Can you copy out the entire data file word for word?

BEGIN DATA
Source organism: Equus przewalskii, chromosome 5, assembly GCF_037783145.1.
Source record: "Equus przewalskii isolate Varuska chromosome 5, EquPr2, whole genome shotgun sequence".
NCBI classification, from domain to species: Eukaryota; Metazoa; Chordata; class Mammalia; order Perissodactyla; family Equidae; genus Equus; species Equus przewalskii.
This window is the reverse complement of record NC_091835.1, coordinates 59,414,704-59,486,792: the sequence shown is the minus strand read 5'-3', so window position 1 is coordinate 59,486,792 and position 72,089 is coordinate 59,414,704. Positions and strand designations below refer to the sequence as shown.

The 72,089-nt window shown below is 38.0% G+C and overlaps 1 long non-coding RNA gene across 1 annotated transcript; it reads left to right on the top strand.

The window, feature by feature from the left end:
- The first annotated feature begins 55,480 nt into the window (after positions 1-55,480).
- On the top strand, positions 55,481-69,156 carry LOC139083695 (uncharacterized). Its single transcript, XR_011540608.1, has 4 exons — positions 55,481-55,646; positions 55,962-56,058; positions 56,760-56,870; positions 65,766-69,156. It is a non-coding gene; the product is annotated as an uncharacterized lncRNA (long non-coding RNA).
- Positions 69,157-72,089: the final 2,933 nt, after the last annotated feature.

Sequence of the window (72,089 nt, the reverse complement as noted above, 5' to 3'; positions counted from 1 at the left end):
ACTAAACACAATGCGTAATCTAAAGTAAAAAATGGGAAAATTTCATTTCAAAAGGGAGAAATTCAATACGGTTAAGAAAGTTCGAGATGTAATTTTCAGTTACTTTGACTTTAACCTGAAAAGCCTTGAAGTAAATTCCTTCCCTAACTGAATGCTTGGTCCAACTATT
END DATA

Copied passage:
Source organism: Equus przewalskii, chromosome 5, assembly GCF_037783145.1.
Source record: "Equus przewalskii isolate Varuska chromosome 5, EquPr2, whole genome shotgun sequence".
NCBI classification, from domain to species: Eukaryota; Metazoa; Chordata; class Mammalia; order Perissodactyla; family Equidae; genus Equus; species Equus przewalskii.
This window is the reverse complement of record NC_091835.1, coordinates 59,414,704-59,486,792: the sequence shown is the minus strand read 5'-3', so window position 1 is coordinate 59,486,792 and position 72,089 is coordinate 59,414,704. Positions and strand designations below refer to the sequence as shown.

The 72,089-nt window shown below is 38.0% G+C and overlaps 1 long non-coding RNA gene across 1 annotated transcript; it reads left to right on the top strand.

The window, feature by feature from the left end:
- The first annotated feature begins 55,480 nt into the window (after positions 1-55,480).
- On the top strand, positions 55,481-69,156 carry LOC139083695 (uncharacterized). Its single transcript, XR_011540608.1, has 4 exons — positions 55,481-55,646; positions 55,962-56,058; positions 56,760-56,870; positions 65,766-69,156. It is a non-coding gene; the product is annotated as an uncharacterized lncRNA (long non-coding RNA).
- Positions 69,157-72,089: the final 2,933 nt, after the last annotated feature.

Sequence of the window (72,089 nt, the reverse complement as noted above, 5' to 3'; positions counted from 1 at the left end):
ACTAAACACAATGCGTAATCTAAAGTAAAAAATGGGAAAATTTCATTTCAAAAGGGAGAAATTCAATACGGTTAAGAAAGTTCGAGATGTAATTTTCAGTTACTTTGACTTTAACCTGAAAAGCCTTGAAGTAAATTCCTTCCCTAACTGAATGCTTGGTCCAACTATT